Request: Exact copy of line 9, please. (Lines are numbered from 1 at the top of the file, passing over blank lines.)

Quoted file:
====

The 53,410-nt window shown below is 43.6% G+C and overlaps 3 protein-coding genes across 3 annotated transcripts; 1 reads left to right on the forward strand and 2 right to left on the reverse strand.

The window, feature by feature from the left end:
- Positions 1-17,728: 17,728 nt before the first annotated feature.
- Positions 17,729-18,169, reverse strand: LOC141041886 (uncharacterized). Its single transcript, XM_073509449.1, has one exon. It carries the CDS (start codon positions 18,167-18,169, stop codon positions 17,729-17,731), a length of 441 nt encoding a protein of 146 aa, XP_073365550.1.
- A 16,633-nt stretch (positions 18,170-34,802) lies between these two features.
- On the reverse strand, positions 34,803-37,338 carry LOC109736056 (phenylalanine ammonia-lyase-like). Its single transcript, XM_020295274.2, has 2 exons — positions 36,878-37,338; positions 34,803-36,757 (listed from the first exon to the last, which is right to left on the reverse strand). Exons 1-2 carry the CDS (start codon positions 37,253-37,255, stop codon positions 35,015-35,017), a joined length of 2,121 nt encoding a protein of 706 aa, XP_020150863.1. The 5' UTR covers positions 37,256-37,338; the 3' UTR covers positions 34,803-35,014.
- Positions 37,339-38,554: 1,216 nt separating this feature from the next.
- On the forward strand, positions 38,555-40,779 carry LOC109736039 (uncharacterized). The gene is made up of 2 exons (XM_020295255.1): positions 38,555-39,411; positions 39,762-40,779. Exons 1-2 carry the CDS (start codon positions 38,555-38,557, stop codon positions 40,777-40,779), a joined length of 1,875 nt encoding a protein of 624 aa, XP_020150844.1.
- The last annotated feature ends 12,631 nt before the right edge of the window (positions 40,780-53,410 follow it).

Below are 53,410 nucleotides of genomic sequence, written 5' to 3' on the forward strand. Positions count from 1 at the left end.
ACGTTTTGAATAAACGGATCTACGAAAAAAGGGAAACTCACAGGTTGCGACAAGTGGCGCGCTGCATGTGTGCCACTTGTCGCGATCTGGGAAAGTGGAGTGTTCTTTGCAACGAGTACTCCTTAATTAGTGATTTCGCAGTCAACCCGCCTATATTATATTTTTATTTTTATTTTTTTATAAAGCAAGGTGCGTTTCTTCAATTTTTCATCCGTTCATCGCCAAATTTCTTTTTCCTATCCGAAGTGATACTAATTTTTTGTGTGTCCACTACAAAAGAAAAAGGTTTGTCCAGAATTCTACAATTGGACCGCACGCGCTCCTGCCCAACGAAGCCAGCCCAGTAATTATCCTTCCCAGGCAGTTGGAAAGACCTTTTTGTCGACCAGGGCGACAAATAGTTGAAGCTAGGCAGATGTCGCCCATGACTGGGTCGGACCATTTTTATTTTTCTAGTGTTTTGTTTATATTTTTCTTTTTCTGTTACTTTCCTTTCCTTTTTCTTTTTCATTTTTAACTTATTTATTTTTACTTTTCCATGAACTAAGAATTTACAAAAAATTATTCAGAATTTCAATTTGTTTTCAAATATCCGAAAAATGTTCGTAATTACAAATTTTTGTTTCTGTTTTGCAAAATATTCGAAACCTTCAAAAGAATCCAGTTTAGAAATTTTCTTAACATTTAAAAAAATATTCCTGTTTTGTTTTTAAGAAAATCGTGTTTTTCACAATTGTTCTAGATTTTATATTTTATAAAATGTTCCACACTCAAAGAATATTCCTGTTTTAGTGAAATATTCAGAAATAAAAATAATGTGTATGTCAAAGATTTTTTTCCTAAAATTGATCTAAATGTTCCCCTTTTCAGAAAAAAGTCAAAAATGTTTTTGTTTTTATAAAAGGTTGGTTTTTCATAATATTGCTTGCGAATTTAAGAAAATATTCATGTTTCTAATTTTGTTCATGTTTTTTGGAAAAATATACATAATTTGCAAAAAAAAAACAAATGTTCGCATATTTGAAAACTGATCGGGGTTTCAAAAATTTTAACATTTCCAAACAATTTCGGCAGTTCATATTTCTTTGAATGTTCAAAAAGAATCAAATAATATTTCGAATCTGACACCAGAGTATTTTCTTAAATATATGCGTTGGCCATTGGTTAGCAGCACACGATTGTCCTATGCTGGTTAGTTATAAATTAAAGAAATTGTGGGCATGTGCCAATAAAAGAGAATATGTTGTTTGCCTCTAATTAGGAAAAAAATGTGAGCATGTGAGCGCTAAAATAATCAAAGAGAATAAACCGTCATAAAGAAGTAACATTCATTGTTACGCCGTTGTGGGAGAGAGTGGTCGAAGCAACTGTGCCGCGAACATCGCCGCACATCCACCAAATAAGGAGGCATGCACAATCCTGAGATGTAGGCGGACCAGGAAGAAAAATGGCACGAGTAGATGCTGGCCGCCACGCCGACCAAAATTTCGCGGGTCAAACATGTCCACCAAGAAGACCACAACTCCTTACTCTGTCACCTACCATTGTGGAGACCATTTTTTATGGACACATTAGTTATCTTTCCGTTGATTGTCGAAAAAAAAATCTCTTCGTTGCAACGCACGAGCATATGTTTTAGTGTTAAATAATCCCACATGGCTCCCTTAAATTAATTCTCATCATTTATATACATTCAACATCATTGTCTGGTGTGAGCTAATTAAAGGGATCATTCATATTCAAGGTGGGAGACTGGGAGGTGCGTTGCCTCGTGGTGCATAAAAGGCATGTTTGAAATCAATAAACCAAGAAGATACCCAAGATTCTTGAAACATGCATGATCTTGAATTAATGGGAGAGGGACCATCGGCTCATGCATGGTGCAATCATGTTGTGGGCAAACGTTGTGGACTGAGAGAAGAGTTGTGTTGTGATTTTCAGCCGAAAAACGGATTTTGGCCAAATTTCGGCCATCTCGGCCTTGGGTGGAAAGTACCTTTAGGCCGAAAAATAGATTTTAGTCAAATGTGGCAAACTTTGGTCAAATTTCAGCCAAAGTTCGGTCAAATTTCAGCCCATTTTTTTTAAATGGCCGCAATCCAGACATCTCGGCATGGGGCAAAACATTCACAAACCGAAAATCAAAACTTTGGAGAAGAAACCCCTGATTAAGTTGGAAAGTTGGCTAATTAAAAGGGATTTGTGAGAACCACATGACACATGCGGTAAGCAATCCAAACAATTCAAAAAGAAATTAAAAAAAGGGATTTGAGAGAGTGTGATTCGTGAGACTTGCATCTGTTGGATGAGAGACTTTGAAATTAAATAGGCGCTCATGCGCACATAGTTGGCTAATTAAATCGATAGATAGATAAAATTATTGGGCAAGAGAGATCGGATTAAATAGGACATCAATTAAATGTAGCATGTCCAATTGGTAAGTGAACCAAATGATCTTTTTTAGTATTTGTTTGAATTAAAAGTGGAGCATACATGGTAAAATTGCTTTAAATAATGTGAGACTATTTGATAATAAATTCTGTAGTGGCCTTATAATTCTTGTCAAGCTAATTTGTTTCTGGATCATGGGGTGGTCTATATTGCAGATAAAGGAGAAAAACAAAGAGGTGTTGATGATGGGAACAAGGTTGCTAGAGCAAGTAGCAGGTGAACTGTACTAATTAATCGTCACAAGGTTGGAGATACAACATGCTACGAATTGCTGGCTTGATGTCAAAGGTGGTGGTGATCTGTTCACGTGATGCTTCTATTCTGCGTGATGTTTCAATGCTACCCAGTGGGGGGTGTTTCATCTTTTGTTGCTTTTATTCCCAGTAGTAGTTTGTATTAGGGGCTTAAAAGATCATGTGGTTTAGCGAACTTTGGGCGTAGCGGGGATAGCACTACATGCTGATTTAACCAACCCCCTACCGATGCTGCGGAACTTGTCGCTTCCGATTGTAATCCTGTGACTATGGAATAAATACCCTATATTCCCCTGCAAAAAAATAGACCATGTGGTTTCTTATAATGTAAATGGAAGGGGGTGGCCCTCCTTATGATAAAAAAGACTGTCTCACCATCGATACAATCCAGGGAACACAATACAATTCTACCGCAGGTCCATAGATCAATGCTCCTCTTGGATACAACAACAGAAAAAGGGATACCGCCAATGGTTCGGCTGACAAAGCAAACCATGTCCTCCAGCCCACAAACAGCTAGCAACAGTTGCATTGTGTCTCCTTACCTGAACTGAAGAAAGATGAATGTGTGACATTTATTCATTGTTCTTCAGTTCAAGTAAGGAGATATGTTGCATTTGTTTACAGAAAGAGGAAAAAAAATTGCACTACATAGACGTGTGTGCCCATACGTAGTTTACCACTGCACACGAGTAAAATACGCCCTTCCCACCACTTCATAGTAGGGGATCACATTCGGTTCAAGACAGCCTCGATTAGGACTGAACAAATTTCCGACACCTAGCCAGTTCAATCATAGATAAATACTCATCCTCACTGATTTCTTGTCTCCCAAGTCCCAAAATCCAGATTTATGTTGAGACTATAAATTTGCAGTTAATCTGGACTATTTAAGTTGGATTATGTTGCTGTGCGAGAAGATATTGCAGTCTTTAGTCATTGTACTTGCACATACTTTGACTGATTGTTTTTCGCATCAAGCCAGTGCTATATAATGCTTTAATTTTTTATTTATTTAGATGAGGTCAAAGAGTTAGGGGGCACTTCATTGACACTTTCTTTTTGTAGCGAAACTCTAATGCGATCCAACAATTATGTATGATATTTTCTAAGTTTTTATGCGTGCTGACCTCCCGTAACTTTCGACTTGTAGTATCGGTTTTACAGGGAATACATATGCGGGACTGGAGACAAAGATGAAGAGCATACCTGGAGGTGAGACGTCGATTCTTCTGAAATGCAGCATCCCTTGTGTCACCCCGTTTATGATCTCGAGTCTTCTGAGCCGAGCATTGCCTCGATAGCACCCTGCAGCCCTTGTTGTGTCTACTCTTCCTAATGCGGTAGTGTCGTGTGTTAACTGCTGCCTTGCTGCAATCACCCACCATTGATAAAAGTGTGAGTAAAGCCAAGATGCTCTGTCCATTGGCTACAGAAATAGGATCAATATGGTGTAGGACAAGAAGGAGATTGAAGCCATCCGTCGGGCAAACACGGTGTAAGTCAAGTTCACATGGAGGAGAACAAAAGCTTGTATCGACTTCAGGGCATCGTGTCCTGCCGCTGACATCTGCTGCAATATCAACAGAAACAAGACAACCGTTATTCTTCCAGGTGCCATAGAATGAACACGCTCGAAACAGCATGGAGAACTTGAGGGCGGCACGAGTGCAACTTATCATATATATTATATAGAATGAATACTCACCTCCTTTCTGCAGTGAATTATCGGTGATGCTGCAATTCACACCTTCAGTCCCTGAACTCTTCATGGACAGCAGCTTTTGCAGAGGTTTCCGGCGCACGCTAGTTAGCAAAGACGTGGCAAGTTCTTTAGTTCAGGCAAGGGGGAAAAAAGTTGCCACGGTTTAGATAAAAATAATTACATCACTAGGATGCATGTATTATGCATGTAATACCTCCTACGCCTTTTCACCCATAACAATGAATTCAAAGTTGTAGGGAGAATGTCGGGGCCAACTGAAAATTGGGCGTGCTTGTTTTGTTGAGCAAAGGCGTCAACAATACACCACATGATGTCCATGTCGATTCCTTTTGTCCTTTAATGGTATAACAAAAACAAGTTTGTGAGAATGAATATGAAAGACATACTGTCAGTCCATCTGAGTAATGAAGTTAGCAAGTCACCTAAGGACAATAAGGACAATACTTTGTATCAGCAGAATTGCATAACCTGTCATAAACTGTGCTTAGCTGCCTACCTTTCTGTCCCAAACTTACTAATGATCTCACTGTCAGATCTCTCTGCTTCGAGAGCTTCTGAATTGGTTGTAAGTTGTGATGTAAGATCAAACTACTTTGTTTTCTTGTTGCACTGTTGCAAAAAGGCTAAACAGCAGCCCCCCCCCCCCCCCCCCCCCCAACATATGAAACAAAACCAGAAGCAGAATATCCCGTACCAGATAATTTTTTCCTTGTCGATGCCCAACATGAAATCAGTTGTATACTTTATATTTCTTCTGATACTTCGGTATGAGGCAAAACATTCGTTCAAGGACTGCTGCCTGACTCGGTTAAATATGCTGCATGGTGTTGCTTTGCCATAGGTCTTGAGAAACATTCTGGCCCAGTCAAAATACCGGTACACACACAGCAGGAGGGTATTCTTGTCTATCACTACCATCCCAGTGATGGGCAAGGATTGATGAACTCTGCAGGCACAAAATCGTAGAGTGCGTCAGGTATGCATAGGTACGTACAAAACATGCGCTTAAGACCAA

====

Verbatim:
- The last annotated feature ends 12,631 nt before the right edge of the window (positions 40,780-53,410 follow it).